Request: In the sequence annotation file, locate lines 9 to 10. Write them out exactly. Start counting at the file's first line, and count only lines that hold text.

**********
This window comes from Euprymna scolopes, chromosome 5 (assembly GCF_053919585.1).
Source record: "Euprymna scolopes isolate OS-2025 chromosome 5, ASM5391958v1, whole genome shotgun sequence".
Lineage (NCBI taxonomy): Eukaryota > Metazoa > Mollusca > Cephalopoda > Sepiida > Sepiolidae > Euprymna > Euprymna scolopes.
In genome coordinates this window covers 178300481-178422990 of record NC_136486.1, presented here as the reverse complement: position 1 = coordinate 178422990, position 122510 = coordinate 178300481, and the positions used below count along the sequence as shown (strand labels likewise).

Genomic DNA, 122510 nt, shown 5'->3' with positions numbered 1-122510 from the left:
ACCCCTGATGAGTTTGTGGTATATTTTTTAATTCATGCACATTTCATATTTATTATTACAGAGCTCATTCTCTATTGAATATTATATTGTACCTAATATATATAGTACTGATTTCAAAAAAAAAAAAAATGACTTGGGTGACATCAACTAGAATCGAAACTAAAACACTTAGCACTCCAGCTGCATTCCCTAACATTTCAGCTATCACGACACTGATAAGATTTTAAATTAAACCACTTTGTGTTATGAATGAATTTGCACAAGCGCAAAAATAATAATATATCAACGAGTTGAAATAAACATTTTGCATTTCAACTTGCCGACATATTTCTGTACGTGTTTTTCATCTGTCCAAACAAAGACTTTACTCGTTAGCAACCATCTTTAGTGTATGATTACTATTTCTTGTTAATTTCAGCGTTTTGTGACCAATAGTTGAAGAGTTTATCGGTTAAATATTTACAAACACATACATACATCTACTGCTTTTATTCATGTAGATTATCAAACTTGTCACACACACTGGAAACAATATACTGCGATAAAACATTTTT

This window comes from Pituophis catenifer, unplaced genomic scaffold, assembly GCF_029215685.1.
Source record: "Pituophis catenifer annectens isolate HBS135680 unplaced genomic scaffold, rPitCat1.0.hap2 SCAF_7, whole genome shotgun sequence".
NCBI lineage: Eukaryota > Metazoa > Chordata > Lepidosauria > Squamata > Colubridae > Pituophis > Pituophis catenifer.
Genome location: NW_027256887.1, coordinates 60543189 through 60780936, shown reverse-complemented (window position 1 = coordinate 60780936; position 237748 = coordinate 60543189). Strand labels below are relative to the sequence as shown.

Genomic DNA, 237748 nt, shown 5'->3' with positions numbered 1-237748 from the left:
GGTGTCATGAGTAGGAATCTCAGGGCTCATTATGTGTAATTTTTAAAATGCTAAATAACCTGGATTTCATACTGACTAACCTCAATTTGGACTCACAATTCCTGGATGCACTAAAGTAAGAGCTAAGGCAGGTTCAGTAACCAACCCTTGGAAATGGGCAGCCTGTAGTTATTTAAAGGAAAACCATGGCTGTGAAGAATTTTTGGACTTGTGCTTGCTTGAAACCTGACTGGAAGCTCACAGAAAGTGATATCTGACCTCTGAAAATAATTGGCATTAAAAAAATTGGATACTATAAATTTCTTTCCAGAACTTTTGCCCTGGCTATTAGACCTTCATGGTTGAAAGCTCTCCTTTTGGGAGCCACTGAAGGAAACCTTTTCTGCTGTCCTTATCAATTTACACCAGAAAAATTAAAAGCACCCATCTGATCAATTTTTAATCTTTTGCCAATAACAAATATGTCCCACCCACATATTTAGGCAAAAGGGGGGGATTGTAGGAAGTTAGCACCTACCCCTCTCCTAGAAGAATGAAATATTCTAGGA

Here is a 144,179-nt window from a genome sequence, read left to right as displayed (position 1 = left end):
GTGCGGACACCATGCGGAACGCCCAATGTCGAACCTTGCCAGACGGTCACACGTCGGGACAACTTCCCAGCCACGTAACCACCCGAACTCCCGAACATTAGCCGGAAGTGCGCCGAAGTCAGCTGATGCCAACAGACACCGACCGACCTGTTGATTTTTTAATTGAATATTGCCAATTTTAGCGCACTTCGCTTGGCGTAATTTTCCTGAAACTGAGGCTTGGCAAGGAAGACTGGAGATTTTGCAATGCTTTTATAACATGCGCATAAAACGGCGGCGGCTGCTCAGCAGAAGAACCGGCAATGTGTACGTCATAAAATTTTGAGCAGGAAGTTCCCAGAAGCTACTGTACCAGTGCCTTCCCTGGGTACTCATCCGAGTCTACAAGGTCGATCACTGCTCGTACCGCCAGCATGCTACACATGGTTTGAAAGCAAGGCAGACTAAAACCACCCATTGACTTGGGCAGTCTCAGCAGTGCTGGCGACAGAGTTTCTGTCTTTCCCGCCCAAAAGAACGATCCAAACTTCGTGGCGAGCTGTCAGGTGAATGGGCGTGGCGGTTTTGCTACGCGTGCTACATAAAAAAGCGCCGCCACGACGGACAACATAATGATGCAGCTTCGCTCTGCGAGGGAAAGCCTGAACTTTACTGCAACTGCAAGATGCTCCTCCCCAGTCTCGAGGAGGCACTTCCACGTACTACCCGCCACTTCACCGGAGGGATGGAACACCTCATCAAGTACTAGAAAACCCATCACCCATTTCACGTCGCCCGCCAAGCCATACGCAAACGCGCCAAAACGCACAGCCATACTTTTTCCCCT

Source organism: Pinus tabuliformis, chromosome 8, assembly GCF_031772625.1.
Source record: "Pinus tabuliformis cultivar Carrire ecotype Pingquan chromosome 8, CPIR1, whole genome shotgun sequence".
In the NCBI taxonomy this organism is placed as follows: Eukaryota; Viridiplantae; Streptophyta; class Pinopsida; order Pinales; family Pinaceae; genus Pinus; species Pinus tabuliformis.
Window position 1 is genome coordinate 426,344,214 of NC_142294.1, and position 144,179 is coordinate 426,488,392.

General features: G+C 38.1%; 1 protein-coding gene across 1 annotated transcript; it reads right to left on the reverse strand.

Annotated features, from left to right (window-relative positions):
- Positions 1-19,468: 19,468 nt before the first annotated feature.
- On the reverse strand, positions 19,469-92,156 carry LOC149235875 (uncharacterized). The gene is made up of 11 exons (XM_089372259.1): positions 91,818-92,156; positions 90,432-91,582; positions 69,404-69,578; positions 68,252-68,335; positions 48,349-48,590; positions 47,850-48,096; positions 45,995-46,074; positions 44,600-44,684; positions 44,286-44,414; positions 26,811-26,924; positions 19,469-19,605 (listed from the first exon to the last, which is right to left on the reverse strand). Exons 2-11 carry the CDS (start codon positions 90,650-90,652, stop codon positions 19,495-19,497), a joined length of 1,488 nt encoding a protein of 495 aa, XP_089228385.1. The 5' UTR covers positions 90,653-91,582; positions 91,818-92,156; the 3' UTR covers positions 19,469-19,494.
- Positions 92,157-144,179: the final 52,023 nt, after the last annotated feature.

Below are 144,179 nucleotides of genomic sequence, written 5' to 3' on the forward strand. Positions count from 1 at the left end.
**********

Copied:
NCBI lineage: Eukaryota > Metazoa > Chordata > Lepidosauria > Squamata > Colubridae > Pituophis > Pituophis catenifer.
Genome location: NW_027256887.1, coordinates 60543189 through 60780936, shown reverse-complemented (window position 1 = coordinate 60780936; position 237748 = coordinate 60543189). Strand labels below are relative to the sequence as shown.